Spinel ferrites are extensively used in numerous applications, including magnetic fluids, magnetic cores, information storage, ferrofluids, magnetic resonance imaging, sensors and electronic devices [1, 2]. Among several ferrites, cobalt ferrites and zinc ferrites have been extensively studied because they show the properties of typically inverse spinel and normal ferrites, respectively [3]. The bulk zinc ferrite is antiferromagnetic below Neel temperature (TN = 10K) and becomes super-paramagnetic or ferromagnetic when particle size decreases to nanoscale in Zn2+ ferrites. Thus, mixed Co–Zn ferrites have significant attention owing their interesting and different properties. Arulmurugan at al. mentioned that the substitution of Co2+ with Zn2+ leads to improvement in the magnetic properties of nano crystalline ferrites [29]. Islam et al. reported that with increasing the zinc concentration the saturation magnetization decreases in cobalt zinc ferrites prepared by ceramic rout method [3]. It is also observed that the magnetic quantities like HC, MS, and Mr decrease with enhancement of Zn2+concentration. References in the literature observe decreasing behavior in particle size and saturation magnetization in Co–Zn ferrites. The current work deals with fabrication Co1−xZnxCr0.5Fe1.5O4 (x = 0, 0.2, 0.4, 0.8, 1.0) ferrite via solid-state reaction method. This work is an effort to examine the structural, elastic, magnetic, and optical properties of zinc doped cobalt ferrites.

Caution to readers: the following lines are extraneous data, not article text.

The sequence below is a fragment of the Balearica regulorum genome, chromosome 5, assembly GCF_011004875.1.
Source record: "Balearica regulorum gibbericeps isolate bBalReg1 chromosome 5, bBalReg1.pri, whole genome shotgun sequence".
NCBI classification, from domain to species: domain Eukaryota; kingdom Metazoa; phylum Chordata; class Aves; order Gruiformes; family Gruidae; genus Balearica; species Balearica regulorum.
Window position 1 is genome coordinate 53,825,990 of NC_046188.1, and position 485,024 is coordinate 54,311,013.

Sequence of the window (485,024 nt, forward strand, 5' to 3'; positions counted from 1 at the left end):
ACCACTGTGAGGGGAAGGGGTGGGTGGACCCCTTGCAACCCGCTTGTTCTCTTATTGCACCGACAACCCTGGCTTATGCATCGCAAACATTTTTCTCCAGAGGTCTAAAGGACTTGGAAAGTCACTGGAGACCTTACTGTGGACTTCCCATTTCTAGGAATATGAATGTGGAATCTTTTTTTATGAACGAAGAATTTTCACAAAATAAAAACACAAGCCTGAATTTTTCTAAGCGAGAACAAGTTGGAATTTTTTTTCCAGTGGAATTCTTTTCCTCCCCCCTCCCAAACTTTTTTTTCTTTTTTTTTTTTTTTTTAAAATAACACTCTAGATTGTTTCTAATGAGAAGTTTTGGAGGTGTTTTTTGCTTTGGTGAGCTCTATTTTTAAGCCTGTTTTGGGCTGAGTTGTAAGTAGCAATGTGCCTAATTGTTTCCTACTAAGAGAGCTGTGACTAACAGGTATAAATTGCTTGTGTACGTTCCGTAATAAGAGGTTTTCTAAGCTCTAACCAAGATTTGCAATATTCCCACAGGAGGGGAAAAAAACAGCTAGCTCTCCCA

Experimental details

The solid-state reaction method was used to fabricate the Co1−xZnxCr0.5Fe1.5O4 ferrites. The preparation of samples has been done by high purity reagents’ mixing such as zinc oxide, chromium oxide, cobalt oxide, and iron oxide in precise stoichiometric ratio. The grinding of mixed powder was done for few hours by using motor and pestle. Next, the powder was calcified at 1100 °C for 6 h in a furnace and then gradually cooled down to room temperature inside the furnace. Finally, the powder samples were re-ground to get fine powder for characterizations.